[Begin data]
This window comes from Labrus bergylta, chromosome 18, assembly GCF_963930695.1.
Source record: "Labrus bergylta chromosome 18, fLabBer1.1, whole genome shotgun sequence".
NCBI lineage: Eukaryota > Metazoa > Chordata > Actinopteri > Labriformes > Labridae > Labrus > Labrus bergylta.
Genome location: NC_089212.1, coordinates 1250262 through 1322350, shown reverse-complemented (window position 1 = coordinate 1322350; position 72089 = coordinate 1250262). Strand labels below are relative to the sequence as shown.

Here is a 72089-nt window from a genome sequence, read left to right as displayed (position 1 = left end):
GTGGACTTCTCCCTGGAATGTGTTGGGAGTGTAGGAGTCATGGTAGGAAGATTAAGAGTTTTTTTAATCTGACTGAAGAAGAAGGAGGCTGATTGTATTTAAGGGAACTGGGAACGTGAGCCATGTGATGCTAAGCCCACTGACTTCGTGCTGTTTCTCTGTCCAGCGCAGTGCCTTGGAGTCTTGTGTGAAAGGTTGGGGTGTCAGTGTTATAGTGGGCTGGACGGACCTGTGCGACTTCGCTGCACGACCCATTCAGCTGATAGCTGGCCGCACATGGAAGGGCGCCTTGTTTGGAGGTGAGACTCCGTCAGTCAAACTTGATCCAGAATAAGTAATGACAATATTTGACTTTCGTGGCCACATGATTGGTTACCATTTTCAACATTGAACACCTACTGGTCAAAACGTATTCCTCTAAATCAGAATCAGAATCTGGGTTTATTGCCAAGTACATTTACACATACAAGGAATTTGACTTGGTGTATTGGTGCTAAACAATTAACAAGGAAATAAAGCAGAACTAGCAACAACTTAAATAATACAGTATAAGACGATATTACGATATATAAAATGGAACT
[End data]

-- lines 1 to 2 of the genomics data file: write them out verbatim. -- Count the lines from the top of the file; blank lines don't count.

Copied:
This window comes from Labrus bergylta, chromosome 18, assembly GCF_963930695.1.
Source record: "Labrus bergylta chromosome 18, fLabBer1.1, whole genome shotgun sequence".